Bridenstine said in an interview on CNN that the mission would cost roughly $20 billion to $30 billion over the next four years. NASA will also need Congress to approve some miscellaneous cash amounting to $4 to $6 billion as a part of their budget per year. Bridenstine also made it clear, in another interview, that he will not redirect any funds from current NASA projects in the name of making the human lunar mission successful. The down payment for the Artemis mission is currently standing at $1.6 billion. Yes, this figure is just but a miniature token. The big question is, where is all this money coming from?
In a committee hearing of space and aeronautics, Kendra Horn, the Oklahoma Democrat who chairs all House’s subcommittees said that, “At present we have a White House directive to land humans on the moon in the next five years, but there is no plan and there are no budget details on how to do so and no integrated human space exploration roadmaps laying out how we can achieve the horizontal goal, Mars. In essence, we are flying blind.” This statement was a cause for stir amidst the NASA team as the viability of the timeline continued to seem even less probable.
Either way, deadlines can prove useful especially with a political shove.
History reminds us that the George W. Bush administration pushed for a mission on the moon and it came to pass during the Bush reign. Then the Obama administration came in and the directive shifted towards building capabilities for a journey to Mars. If we have learnt anything from the 1960s history, is that political momentum is vital for space exploration. I suppose, in a way, the Trump administration setting this absurd timeline during Trump’s reign is well, not that bad of an idea.
Still, there is no clear pave way for this to be achieved. The Orion, a multipurpose vehicle designed to accommodate four astronauts, was launched in 2011 yet it has never flown with an actual crew on board. In 2014, it did a successful flight test without a crew. It is said that the Orion may fly this year robotically. NASA not having a lunar lander or an approved design for one to get astronauts from the Gateway to the moon is quite worrisome for the team.
The Gateway is a space station that will be designed to orbit the moon. It will serve as a launching ground for missions to the lunar surface. The space station is said to be reusable and light such that it can pass over any location on the moon.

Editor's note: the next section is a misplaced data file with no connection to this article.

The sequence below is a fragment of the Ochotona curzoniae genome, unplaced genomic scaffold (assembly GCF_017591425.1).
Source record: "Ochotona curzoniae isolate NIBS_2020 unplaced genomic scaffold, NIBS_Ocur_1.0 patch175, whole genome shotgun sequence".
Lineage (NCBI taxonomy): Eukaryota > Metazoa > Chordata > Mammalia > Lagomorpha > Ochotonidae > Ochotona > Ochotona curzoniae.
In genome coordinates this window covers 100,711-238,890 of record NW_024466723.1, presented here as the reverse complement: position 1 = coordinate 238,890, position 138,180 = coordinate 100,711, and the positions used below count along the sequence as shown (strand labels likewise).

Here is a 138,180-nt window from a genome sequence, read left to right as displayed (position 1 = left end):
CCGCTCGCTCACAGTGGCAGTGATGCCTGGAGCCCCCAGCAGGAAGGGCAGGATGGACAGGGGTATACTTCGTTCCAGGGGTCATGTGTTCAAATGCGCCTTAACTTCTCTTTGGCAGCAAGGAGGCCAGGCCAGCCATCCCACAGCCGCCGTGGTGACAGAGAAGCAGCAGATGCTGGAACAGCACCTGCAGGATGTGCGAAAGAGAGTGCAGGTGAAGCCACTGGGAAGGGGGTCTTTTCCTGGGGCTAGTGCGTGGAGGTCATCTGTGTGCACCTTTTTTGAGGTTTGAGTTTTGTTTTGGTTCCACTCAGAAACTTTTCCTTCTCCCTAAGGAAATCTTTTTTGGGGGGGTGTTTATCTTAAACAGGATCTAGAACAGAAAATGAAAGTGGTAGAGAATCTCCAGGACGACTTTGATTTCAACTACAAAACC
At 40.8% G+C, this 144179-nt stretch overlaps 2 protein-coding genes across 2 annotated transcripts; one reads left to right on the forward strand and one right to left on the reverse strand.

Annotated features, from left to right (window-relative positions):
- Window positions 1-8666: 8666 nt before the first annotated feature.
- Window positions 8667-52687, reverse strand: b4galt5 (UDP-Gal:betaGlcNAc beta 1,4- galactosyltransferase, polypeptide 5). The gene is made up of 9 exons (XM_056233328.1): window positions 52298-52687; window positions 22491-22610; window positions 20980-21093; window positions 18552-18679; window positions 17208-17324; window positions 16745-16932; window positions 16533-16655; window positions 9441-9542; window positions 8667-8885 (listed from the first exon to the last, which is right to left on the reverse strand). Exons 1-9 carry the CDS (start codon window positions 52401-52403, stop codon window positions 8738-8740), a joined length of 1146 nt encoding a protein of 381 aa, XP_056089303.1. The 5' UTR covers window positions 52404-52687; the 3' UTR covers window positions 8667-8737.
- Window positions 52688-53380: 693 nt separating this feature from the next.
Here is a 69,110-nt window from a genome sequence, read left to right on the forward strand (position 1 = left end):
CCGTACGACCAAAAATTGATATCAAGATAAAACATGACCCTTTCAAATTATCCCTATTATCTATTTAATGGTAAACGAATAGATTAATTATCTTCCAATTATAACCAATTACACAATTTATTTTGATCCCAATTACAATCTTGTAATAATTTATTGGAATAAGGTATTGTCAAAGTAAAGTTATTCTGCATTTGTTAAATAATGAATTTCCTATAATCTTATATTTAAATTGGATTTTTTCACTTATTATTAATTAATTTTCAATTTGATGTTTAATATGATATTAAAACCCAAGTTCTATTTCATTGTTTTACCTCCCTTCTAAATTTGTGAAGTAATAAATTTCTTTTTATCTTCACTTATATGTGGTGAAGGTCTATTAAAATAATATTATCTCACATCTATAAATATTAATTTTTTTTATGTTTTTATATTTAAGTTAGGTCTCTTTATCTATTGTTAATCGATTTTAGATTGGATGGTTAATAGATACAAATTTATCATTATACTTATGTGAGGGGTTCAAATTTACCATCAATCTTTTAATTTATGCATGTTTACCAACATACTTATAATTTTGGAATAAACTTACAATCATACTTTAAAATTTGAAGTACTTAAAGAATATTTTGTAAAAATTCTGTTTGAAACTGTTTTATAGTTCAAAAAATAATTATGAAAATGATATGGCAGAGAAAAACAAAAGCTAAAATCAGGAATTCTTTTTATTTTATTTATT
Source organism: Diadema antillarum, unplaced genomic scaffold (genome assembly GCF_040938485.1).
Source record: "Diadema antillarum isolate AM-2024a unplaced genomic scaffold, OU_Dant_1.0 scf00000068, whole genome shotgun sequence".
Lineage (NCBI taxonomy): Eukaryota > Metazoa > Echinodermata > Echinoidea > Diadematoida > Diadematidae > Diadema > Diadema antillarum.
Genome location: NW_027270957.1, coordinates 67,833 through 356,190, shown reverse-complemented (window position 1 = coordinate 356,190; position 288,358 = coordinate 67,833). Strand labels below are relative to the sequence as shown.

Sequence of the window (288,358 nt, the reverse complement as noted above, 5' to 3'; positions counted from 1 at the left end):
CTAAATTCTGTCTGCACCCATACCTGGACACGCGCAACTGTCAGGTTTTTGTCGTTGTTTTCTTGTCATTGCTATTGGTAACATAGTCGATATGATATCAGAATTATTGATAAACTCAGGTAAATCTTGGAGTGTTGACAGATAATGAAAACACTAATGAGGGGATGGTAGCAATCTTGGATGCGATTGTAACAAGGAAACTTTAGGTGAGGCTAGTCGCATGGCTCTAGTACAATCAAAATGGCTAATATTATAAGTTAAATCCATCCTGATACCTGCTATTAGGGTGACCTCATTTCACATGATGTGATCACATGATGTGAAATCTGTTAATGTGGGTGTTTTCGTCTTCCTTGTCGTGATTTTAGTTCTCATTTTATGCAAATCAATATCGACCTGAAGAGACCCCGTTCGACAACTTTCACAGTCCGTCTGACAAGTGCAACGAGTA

NASA have had to approach 11 companies to design prototype moon landers. Still, even with the pool of aid from commercial space tech entities, this is no nursery rhyme task. Designing a lunar lander, that is safe for human utilization, for the first time in half a century poses as a humongous problem. We have all seen Elon Musk struggle to develop a viable capsule, the Dragon, to take humans to the ISS since 2010. The Dragon has been subjected to a number of flight tests. In two recent tests, one of the Dragon’s parachutes failed, while in another resulted in a fiery explosion. Keep in mind that the Dragon was first scheduled to fly in 2017.
Nothing about this timeline seems practical so far. All we can do is pray for a space exploration breakthrough and well, a miracle.
The importance of the Artemis mission
The moon, according to varied scientists, can help us understand the development of the entire solar system. The surface of the moon is said to be really old, 3.5 billion years old. Its many craters and scars can tell us the story of the environment of our solar system from the beginning of time onwards. You see when the moon gets a crater, it remains there unchanged throughout time. This is the opposite of craters on earth. Life and tectonic plates slowly erase natural history every day. The moon rocks brought back from Apollo missions helped scientists fathom the surface of the moon. This is how scientists can forge technology that is able to infiltrate the moon.
Also, a successful mission to the moon will act as a stepping stone to a venture on Mars. If at all humans will succeed in becoming interplanetary beings, we need to be able to survive in space. The moon is an excellent experiment with it being only a three days’ worth of journey.
All in all, we are yet to see any authentic plans to this mission being achieved by 2024.
Here is a bizarre fact, did you know that Artemis’ arrows were known for bringing women in labor sudden death during ancient times? Am I the only one who finds this extremely disturbing?